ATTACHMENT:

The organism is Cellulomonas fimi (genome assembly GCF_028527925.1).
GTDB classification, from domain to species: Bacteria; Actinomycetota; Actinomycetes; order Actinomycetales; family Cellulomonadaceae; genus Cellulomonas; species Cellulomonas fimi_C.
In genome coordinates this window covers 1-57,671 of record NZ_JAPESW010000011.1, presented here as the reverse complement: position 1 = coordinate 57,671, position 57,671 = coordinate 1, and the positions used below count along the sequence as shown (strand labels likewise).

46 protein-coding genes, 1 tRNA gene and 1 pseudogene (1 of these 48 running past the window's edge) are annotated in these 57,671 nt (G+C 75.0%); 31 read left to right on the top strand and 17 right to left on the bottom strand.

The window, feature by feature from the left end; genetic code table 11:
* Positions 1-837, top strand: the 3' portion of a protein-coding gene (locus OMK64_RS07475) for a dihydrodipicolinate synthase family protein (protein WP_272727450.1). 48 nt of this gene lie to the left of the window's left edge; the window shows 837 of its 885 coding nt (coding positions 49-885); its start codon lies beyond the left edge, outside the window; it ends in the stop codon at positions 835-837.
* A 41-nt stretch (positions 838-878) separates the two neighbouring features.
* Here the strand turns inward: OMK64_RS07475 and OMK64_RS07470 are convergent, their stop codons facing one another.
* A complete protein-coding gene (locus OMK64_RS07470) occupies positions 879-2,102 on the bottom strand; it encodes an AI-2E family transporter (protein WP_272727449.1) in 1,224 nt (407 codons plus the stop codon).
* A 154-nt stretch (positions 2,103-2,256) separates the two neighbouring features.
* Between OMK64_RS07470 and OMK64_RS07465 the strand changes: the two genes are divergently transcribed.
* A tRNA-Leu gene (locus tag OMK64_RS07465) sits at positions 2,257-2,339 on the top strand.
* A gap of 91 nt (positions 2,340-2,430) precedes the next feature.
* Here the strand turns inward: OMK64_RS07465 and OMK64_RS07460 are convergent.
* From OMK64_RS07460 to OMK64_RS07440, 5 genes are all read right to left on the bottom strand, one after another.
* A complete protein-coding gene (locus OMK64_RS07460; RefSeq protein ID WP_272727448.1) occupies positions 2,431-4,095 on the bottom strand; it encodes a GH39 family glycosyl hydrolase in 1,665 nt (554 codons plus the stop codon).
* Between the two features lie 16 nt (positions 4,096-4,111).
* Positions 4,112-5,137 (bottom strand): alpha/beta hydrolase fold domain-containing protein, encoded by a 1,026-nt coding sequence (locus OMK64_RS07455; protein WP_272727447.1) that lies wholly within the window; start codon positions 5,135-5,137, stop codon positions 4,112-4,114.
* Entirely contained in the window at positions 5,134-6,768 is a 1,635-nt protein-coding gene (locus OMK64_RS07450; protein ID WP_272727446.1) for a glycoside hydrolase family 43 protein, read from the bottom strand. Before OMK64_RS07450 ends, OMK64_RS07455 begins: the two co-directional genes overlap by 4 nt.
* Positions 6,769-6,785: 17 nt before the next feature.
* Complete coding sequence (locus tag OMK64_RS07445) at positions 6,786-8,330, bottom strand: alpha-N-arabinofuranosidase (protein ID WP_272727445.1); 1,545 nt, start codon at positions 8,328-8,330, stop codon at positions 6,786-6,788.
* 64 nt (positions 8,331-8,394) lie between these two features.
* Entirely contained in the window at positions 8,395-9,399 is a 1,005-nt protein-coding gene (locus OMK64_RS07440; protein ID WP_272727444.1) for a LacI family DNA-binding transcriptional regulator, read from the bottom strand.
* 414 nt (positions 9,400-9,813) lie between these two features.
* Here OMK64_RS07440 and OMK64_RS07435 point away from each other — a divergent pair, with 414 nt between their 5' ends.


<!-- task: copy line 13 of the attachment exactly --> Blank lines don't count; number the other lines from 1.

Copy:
* A gap of 91 nt (positions 2,340-2,430) precedes the next feature.